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Intro

The popular (and sometimes busy) trail to Bishop Pass is steep and slightly rocky, making it more enjoyable for seasoned hikers. The second half of the ascent to the pass is where the real challenge begins (especially if there is still snow hanging around), but those who summit the pass at 11,972 feet are rewarded with striking views of the Eastern Sierra.

What Makes It Great

This trail is a photographer’s dream come true. Between the alpine lakes and breathtaking mountain views, plan for some extra time to account for all the pictures you’ll be taking.

The trail starts out fairly moderately at South Lake, the first of many lakes you’ll get to see as you steadily climb up towards the pass. About two miles in is the second lake—Long Lake. This milestone is where some of your fellow hikers might be stopping at and turning around, so if it’s a busy day on the trail and your legs still feel fresh, it’s usually best to press on through this stretch after a quick break to take in the views.

Continue along the east side of the lake and past the junction of a spur trail to Ruwau and Chocolate Lakes. Stay to the right here to continue to the pass. Begin your rocky ascent again as you head towards Saddlerock and Bishop Lakes, and look for a beautiful waterfall at about 3.6 miles. Bishop Lake is about 4.1 miles from the trailhead.

The last push up the mountainside is steep and challenging, with switchbacks through large boulders and rock slabs. Look to the east and you’ll see Mount Agassiz and Aperture Peak as you make your final ascent. When you make it to the pass, you’ll be rewarded with an impressive southeastern view of the Black Divide, Dusy Valley, and Le Conte Canyon.

From here, add more mileage by connecting with the John Muir and Pacific Crest Trails, or turn around and go back the way you came.

Who is Going to Love It

This is a challenging hike because of the steady elevation gain, but the trail is well-marked. While the footing is rocky in some places, it is mostly sturdy. Experienced middle-of-the-run hikers will find this a strenuous but rewarding feat and well-seasoned hikers will appreciate the steep vertical.

There are plenty of places to camp along the way for backpackers looking to break it up into multiple days. If you are seeking solitude, try to visit on a weekday or during the shoulder season. This is one of the most popular summer hikes in the Eastern Sierra, especially around the 4th of July when the wildflowers are bursting into full bloom.

Directions, Parking, & Regulations

Head west from Bishop on Hwy 168 (Line Street) towards South Lake. Follow the road past the boat ramp to where it dead ends near a paved parking lot with signs for day use and some overnight parking. Additional overnight parking can be found along the road near Parchers Resort.

Wilderness permit required if you are planning to backpack overnight.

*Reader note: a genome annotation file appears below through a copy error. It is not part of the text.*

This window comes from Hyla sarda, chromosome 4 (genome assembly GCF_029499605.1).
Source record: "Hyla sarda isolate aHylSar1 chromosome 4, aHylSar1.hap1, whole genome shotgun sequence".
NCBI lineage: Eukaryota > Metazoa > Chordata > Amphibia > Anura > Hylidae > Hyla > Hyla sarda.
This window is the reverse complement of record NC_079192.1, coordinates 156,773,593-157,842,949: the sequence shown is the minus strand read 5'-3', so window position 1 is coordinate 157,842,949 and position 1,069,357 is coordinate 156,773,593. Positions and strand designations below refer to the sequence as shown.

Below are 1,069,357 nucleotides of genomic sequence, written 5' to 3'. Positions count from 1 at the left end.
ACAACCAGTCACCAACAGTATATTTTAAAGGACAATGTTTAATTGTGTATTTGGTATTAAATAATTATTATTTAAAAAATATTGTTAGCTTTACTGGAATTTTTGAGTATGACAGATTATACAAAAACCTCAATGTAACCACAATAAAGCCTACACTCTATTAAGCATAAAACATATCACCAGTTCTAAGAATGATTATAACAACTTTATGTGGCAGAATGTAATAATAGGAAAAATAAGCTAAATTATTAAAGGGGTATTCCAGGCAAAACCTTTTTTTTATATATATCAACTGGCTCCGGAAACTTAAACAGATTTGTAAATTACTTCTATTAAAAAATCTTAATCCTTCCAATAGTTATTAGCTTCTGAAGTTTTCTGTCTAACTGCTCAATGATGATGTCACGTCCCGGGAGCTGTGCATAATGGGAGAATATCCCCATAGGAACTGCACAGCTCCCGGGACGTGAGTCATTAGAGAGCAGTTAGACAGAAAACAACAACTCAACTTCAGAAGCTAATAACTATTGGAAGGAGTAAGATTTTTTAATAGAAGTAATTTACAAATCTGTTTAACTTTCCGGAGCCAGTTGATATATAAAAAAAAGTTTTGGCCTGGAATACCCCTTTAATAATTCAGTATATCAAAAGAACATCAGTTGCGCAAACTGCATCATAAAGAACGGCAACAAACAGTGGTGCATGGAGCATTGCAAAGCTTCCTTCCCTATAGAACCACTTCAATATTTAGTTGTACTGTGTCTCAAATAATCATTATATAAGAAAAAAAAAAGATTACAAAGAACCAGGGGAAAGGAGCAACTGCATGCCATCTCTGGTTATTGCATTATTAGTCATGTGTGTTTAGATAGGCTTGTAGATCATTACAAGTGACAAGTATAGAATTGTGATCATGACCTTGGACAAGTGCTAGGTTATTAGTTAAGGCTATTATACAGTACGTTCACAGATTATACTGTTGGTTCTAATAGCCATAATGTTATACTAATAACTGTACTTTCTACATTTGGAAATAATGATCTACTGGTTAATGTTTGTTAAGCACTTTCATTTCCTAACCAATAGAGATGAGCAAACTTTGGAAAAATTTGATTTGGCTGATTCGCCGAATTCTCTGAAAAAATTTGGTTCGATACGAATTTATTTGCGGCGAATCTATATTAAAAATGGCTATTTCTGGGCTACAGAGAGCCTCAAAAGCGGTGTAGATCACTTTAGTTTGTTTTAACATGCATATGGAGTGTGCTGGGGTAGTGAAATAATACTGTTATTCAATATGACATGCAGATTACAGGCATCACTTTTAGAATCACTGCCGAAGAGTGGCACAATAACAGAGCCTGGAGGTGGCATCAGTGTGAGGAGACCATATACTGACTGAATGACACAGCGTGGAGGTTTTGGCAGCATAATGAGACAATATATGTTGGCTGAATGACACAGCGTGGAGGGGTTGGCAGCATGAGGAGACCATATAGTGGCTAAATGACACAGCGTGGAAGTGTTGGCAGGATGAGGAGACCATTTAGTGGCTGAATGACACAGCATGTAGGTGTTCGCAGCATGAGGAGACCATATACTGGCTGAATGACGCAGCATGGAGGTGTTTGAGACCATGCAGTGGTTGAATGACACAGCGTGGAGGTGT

Featured image provided by daveynin

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1 day ago

Family Fun Day - mark your calendars!Looking for a fun event for the entire family? Join us at the Family Fun Day on May 11th between 10am-2pm at Bishop City Park! ... See MoreSee Less

Family Fun Day - mark your calendars!

3 days ago

Enjoy this bird's eye view of Mt. Whitney!

Visit California
Just an average weekend soaring through the skies of Inyo County and getting a front-row seat view of Mount Whitney, California's tallest mountain. 😉 http://bit.ly/2E0A7dl
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Comment on Facebook

"Hey Ma, top of the world."

That looks so cool! Thanks for sharing.

It's one way to get to or over the summit. Would still like to do it the old fashioned way. Will be sharing. Thanks. :-)

Bamos

Letsgo

Ann Craig

Marcela Sedano-Jensen

Bree McNamara...you hiked that monster!! It's beautiful :)

Joe Shermer can see you doing this

Roger Klein lookie here.

I wouldn’t even fly a small plane into that area. Death wish.

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5 days ago

Should be a good week for wildflowers! Stop by the Visitors Center to pick up a copy of our guide to the eastern Sierra wildflowers and be sure to tag @visitbishop and #trackthebloom in your photo posts. Happy wildflower hunting!The wildflower bloom moves both northward and higher in elevation as Spring progresses. During the past week flowers were spotted as high as 5,000 feet in the eastern Sierra footslopes. Several wilderness areas west of Ridgecrest offer great wildflower viewing opportunities. Several canyons offer access points for hiking and flower viewing as visitors climb the footslopes. Thank you to all public lands visitors practicing #LeaveNoTrace principles while you #TracktheBloom! ... See MoreSee Less

Should be a good week for wildflowers! Stop by the Visitors Center to pick up a copy of our guide to the eastern Sierra wildflowers and be sure to tag @visitbishop and #trackthebloom in your photo posts. Happy wildflower hunting!
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